Your Pleasure Is Our Business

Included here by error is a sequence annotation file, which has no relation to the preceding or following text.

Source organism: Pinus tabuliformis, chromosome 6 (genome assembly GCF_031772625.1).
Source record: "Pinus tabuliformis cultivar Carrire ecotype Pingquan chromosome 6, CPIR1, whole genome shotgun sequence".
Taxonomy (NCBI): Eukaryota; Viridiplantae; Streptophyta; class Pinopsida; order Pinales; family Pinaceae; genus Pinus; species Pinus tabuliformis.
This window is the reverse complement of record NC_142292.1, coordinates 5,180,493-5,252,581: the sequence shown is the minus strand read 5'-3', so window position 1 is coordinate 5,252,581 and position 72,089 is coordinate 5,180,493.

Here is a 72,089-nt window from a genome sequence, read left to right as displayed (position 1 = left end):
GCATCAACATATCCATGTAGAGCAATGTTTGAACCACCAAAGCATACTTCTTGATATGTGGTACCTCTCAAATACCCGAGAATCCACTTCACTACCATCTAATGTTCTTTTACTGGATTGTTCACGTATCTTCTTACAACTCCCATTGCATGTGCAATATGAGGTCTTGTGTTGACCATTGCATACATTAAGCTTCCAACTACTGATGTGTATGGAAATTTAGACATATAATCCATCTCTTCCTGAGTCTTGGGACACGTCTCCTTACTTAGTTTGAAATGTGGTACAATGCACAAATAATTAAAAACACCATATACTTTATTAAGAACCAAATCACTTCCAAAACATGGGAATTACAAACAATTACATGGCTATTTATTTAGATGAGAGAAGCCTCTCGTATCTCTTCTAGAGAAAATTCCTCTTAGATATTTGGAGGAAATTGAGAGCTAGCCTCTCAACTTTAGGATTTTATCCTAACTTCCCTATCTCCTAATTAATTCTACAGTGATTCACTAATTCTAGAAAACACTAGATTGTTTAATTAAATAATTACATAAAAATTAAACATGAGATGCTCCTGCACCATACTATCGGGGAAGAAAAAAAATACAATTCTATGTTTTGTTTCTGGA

The Barbarian Horde is an 11 piece instrumental goofball punk/funk outfit that is committed to making people's booty shake and to have a good time doing it. The band is made up of several NYC-based in demand freelance musicians 'horded' together by saxophonist Tony Barba. Originally functioning as a quartet under the name the Barbarians,the band expanded to new sonic dimensions as the Horde with the addition of seven new members. The Horde features a six member horn section, full-on percussion, and a slamming high energy rhythm section. Picture Otis Redding, Dirty Dozen, the Clash, and James Brown meeting in a dark alley in a bad part of town and then you might get the idea. PRESS: The heavy atmosphere of anguished performance art and sensual dance was more or less instantly dispelled as Anthony Barba's Barbarian Horde (see, it's not just a clever name, or rather, it's a doubly clever name) took the stage. The sax-heavy ensemble kicked off with Even-Keel, an original with a bright rock feel, followed by Bouncy, unquestionably heavy funk, featuring a spastic tapping solo by guitarist Mike Gamble. The Horde were the embodiment of chill, giving the impression of a group of well-dressed friends who just happened to find themselves onstage on a Saturday night out and decided to make the best of it, wearing big smiles (those whose mouths were not otherwise occupied), dancing and swaying, and keeping an eye on one another more than the audience. Alto sax player charmed all with his Miami Vice-inspired wardrobe, while bassist Rob Jost, with boundless energy, had the look and stage moves of a rock n roll player time warped in from the 50s or 60s. The Horde's only cover of the night, Loverboy's Working for the Weekend, had the calculated effect a well-placed and reinterpreted cover should. The audience's recognition and increased levels of fun and relaxation were almost palpable. The Horde are an almost instrumental group, with vocals serving as occasional punctuation: staccato screams by trumpet player Jesse Neuman, brief harmonized crooning by half the band on Search Party. The band exited on a high note with the unforgettable Big Boy, led by a suddenly spazzy Brook Martinez. The drummer was a model of restraint throughout the night, but for this finale got to his feet to lead the audience in shouting, stomping, clapping and dance moves. Participation trailed off as the moves got more complicated and self-consciousness set in, but by the big finish, enthusiasm for the band was at it's peak. Katie Vrabel-WBURG.COM Nov. 2005 Although they originated as an experimental jazz outfit while students at Alberta, Canada's Banff Centre, The Barbarians now operate out of Brooklyn with one simple goal, according to Boston-born saxophonist Tony Barba, 24: "People (in New York) are pretty reserved. We always encourage people to get up and have a good time and drink a lot of beer." As Jost mentioned, their lack of a show-stopping frontman might pose a problem, if only the members of the band weren't blessed with such soul, talent, and infectious stage presence. It certainly didn't prevent hipsters and metalheads alike from giving the f***-all to cabaret laws during the band's November performance at Star Foods, gleefully crowd-surfing while The Barbs hotwired a '62 Vette and spun donuts with diesel-powered beats and burnt-rubber saxophone smoke. The band was surprised to get such a reaction, but it's not so surprising considering their sound encapsulates a fine mixture of influences into one giant rhythmic aphrodisiac: Jost, formerly of Boston's Skavoovie and the Epitones, adds a bit of ska and reggae foot-shuffling to the mix; Tony Barba (is there a cooler name for a saxophone player?) draws inspiration from '60's soul and 21st century hip-hop, and has toured with the Glenn Miller Orchestra; trumpeter Eric Biondo (who platoons with 24 year-old Jesse Newman) sharpens his pop sensibilities on tours with The Monkees and The Drifters; and 26 year-old drummer Brook Martinez ("if we were a boy band, I'd be the shy one," he jokes) cites Green Day's Dookie as a major influence. So if you're a New Yorker who's not too cool to goof off, and who wants to dance to a rock band that doesn't sound like Gang of Four, you just might find a match made in heaven with The Barbarians. "We love you," Barba often tells the audience in between songs. "But we'd love you even more if you'd get out of your chairs and dance!" Joe O'Brien - Cityzen (Oct 15, 2003) 'A guirky, hard-grooving jazz ensemble' -Time Out NY, September 2006.